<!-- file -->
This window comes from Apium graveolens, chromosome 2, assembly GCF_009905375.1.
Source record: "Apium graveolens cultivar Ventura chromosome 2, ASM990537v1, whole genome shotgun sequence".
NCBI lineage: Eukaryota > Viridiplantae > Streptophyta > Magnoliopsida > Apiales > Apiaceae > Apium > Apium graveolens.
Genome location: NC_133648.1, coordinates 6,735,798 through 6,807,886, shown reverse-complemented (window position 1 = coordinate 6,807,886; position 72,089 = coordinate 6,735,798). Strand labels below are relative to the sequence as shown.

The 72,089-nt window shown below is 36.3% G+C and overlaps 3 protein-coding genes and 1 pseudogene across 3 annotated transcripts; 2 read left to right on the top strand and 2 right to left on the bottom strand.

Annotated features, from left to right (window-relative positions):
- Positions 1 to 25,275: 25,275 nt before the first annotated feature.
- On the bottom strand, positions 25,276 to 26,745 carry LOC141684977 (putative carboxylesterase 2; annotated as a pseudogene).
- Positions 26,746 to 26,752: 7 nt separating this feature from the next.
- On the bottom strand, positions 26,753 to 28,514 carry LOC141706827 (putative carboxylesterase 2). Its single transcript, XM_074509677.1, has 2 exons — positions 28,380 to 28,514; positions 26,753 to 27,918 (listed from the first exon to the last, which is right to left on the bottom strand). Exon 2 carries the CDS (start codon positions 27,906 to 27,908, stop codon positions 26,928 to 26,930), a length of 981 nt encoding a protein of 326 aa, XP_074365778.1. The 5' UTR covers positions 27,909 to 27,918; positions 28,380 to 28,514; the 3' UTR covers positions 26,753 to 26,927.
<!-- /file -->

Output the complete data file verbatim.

This window comes from Apium graveolens, chromosome 2, assembly GCF_009905375.1.
Source record: "Apium graveolens cultivar Ventura chromosome 2, ASM990537v1, whole genome shotgun sequence".
NCBI lineage: Eukaryota > Viridiplantae > Streptophyta > Magnoliopsida > Apiales > Apiaceae > Apium > Apium graveolens.
Genome location: NC_133648.1, coordinates 6,735,798 through 6,807,886, shown reverse-complemented (window position 1 = coordinate 6,807,886; position 72,089 = coordinate 6,735,798). Strand labels below are relative to the sequence as shown.

The 72,089-nt window shown below is 36.3% G+C and overlaps 3 protein-coding genes and 1 pseudogene across 3 annotated transcripts; 2 read left to right on the top strand and 2 right to left on the bottom strand.

Annotated features, from left to right (window-relative positions):
- Positions 1 to 25,275: 25,275 nt before the first annotated feature.
- On the bottom strand, positions 25,276 to 26,745 carry LOC141684977 (putative carboxylesterase 2; annotated as a pseudogene).
- Positions 26,746 to 26,752: 7 nt separating this feature from the next.
- On the bottom strand, positions 26,753 to 28,514 carry LOC141706827 (putative carboxylesterase 2). Its single transcript, XM_074509677.1, has 2 exons — positions 28,380 to 28,514; positions 26,753 to 27,918 (listed from the first exon to the last, which is right to left on the bottom strand). Exon 2 carries the CDS (start codon positions 27,906 to 27,908, stop codon positions 26,928 to 26,930), a length of 981 nt encoding a protein of 326 aa, XP_074365778.1. The 5' UTR covers positions 27,909 to 27,918; positions 28,380 to 28,514; the 3' UTR covers positions 26,753 to 26,927.